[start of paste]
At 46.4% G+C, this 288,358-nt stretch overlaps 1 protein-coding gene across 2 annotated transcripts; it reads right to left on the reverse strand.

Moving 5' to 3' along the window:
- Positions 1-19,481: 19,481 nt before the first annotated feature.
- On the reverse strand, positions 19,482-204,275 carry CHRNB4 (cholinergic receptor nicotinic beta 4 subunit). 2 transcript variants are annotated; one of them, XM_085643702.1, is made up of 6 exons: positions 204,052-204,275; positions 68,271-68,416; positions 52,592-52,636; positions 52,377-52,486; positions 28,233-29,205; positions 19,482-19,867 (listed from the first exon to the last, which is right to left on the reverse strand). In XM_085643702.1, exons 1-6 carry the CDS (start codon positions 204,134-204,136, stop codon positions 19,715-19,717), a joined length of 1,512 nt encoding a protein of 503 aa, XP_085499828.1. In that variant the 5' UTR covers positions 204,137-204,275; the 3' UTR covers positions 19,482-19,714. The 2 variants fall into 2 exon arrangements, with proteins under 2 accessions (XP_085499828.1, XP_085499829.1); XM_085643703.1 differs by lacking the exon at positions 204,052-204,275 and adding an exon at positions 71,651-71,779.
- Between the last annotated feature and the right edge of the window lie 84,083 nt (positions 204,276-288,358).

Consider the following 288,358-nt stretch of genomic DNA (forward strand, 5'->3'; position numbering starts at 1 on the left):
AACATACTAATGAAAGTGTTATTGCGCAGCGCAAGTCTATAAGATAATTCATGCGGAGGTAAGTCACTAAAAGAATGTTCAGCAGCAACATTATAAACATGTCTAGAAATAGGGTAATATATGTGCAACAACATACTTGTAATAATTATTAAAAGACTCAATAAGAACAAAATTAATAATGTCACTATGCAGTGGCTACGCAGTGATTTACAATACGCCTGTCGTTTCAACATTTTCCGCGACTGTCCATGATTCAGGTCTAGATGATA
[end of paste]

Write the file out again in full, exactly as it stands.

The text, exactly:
At 46.4% G+C, this 288,358-nt stretch overlaps 1 protein-coding gene across 2 annotated transcripts; it reads right to left on the reverse strand.

Moving 5' to 3' along the window:
- Positions 1-19,481: 19,481 nt before the first annotated feature.
- On the reverse strand, positions 19,482-204,275 carry CHRNB4 (cholinergic receptor nicotinic beta 4 subunit). 2 transcript variants are annotated; one of them, XM_085643702.1, is made up of 6 exons: positions 204,052-204,275; positions 68,271-68,416; positions 52,592-52,636; positions 52,377-52,486; positions 28,233-29,205; positions 19,482-19,867 (listed from the first exon to the last, which is right to left on the reverse strand). In XM_085643702.1, exons 1-6 carry the CDS (start codon positions 204,134-204,136, stop codon positions 19,715-19,717), a joined length of 1,512 nt encoding a protein of 503 aa, XP_085499828.1. In that variant the 5' UTR covers positions 204,137-204,275; the 3' UTR covers positions 19,482-19,714. The 2 variants fall into 2 exon arrangements, with proteins under 2 accessions (XP_085499828.1, XP_085499829.1); XM_085643703.1 differs by lacking the exon at positions 204,052-204,275 and adding an exon at positions 71,651-71,779.
- Between the last annotated feature and the right edge of the window lie 84,083 nt (positions 204,276-288,358).

Consider the following 288,358-nt stretch of genomic DNA (forward strand, 5'->3'; position numbering starts at 1 on the left):
AACATACTAATGAAAGTGTTATTGCGCAGCGCAAGTCTATAAGATAATTCATGCGGAGGTAAGTCACTAAAAGAATGTTCAGCAGCAACATTATAAACATGTCTAGAAATAGGGTAATATATGTGCAACAACATACTTGTAATAATTATTAAAAGACTCAATAAGAACAAAATTAATAATGTCACTATGCAGTGGCTACGCAGTGATTTACAATACGCCTGTCGTTTCAACATTTTCCGCGACTGTCCATGATTCAGGTCTAGATGATA